That was, then, her true answer. All this time she’d just wanted to break up, but had been afraid to speak out, probably out of pity. Eventually, she’d lost control. That was good. Good that she wouldn’t need to pretend anymore. Good that the dreadful uncertainty was finally done with. Adawmem knew that pleading would be humiliatingly useless. The only thing he could do was respect her wishes and take it like a man. He tried to smile, fighting back the searing pain ravaging his power supply unit.
“That’s what I thought,” he said calmly, trying to keep it brief. “Good-bye, Digital Beautiful RAM.”
He used her full name to emphasize the fact he was accepting the doleful separation imposed on them by her enigmatic will. As the great poet had said – “Faulty circuit, thy name is woman! The murky depths of thy mind are akin to a hard drive before defragmentation!” Or something like that. Women! Adawmem realized that he was fighting back tears.
“Okay,” said the Repairman. “First of all, let me tell you how glad I am that you both decided to come and see me. I understand it wasn’t easy.”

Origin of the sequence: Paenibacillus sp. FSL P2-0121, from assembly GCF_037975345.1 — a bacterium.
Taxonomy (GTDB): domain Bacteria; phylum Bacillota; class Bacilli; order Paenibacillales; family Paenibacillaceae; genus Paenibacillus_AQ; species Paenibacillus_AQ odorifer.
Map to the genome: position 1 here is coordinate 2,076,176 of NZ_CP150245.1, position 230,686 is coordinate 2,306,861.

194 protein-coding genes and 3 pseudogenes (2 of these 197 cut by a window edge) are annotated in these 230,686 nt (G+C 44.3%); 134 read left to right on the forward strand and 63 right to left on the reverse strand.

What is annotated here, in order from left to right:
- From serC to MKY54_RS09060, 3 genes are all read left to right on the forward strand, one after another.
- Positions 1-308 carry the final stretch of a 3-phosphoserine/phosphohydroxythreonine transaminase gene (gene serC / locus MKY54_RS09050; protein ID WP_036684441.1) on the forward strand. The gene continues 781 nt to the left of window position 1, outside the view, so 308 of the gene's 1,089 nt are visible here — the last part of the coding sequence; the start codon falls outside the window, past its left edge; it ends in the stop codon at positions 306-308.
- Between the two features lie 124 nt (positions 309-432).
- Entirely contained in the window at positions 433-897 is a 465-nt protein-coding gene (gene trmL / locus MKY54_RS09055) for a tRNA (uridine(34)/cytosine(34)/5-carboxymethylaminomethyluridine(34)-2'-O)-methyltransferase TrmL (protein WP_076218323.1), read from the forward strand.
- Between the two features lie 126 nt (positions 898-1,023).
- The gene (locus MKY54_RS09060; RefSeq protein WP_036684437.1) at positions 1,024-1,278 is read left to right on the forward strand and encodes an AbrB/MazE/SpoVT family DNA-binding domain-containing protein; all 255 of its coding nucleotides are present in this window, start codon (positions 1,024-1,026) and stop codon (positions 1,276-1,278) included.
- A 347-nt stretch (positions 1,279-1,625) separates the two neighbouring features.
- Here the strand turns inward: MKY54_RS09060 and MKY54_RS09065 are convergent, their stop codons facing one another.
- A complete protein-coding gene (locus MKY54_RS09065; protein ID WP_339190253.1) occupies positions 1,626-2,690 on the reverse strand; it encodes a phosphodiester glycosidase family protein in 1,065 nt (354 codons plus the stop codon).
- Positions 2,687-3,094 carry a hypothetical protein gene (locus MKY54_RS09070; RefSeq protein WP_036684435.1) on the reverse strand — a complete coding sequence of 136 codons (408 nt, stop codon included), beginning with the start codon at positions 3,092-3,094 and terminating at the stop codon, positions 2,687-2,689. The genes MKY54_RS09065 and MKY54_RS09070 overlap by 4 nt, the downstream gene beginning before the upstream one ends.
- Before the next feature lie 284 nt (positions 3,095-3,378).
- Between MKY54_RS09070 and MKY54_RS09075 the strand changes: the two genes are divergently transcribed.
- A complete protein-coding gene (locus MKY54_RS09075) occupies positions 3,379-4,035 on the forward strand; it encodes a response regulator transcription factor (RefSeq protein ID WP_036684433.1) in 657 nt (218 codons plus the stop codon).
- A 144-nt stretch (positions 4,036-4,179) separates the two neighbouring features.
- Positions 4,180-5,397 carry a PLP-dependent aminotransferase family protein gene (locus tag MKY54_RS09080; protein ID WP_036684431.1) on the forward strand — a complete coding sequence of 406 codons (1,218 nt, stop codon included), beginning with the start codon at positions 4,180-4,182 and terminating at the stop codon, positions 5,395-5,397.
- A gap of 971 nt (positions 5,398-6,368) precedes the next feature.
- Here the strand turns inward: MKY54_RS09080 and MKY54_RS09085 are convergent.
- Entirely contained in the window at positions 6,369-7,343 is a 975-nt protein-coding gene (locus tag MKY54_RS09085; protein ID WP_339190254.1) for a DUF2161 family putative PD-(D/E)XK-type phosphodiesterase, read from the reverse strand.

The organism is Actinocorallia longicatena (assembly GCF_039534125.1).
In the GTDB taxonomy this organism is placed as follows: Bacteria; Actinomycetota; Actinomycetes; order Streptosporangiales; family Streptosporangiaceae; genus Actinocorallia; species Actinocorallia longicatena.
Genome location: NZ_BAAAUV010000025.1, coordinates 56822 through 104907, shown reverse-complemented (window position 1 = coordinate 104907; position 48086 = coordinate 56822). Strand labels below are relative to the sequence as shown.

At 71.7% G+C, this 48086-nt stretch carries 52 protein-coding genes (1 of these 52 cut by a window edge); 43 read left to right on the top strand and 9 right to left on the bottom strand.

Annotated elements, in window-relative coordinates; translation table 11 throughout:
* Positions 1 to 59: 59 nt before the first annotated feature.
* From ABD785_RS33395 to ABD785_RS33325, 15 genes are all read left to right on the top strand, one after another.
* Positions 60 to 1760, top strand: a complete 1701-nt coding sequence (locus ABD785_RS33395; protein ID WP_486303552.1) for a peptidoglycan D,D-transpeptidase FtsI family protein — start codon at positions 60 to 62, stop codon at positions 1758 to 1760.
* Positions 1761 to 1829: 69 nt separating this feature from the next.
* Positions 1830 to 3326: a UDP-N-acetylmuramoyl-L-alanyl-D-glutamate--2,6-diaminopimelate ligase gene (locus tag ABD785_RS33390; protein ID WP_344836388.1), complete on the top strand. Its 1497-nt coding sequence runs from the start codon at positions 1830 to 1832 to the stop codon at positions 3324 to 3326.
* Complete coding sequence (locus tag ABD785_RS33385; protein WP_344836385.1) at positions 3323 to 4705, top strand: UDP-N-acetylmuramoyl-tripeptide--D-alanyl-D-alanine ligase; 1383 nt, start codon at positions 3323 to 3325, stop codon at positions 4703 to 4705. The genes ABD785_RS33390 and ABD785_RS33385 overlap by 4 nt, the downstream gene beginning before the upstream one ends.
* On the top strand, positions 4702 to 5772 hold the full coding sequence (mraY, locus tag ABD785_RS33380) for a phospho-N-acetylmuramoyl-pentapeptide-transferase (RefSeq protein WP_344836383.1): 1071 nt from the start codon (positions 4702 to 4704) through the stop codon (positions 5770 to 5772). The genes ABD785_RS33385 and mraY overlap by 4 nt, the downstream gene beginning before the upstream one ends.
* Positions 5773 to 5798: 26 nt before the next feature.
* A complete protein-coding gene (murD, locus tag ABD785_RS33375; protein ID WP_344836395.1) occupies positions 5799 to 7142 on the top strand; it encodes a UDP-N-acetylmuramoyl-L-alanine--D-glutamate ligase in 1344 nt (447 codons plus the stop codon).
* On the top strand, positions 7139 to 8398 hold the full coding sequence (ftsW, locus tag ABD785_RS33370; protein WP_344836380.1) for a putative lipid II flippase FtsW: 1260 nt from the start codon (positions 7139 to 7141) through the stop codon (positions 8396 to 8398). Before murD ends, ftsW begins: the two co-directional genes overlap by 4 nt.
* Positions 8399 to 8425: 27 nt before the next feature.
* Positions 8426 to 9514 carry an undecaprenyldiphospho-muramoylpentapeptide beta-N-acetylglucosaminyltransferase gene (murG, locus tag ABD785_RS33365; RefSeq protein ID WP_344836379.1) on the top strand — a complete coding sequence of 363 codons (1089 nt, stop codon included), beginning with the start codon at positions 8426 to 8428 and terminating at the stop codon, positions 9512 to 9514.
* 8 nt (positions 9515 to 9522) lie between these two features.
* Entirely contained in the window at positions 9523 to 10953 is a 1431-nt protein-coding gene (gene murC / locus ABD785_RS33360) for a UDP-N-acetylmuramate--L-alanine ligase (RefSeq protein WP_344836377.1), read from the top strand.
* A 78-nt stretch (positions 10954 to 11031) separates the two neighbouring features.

“I’ll do anything to make it work,” uttered Adawmem passionately.
“I have a terrible headache,” Dibera said.
“Our love is at stake here. Don’t you think it’s a bit more important than your headache?” Adawmem asked.
“You are so selfish,” Dibera said.
“You always criticize me.”
“You never understand how I feel.”
“You never tell me how you feel!”
“Because you never listen.”
“Now, now...” said the Repairman. “My children! Kids! Hehe ... Let’s not ... ahem! ... get carried away, shall we? Your ... err ... problems can be solved.”
“How? We’ve tried everything. We just keep fighting. I don’t know what to do...” Adawmem lowered his head.
“I assure you,” said the Repairman, “your problems can be solved. It’s just a matter of one thing. One thing only.”
“What thing?” Dibera asked.
“But ... we do love each other,” Adawmem said. “That’s never been the problem.”
Suddenly, the Repairman’s face began to glow with anger.
“Oh, really?” he exclaimed. “You love each other? Feelings? Romance? Smoochie-koochie? Can’t live without you, our PSUs belong together, USB cables uniting in eternal bliss, et cetera, yes? That you call love, my friends? Well, no. No. You young people are all the same ... You don’t know what love is!”
“Isn’t that a song?” Adawmem asked.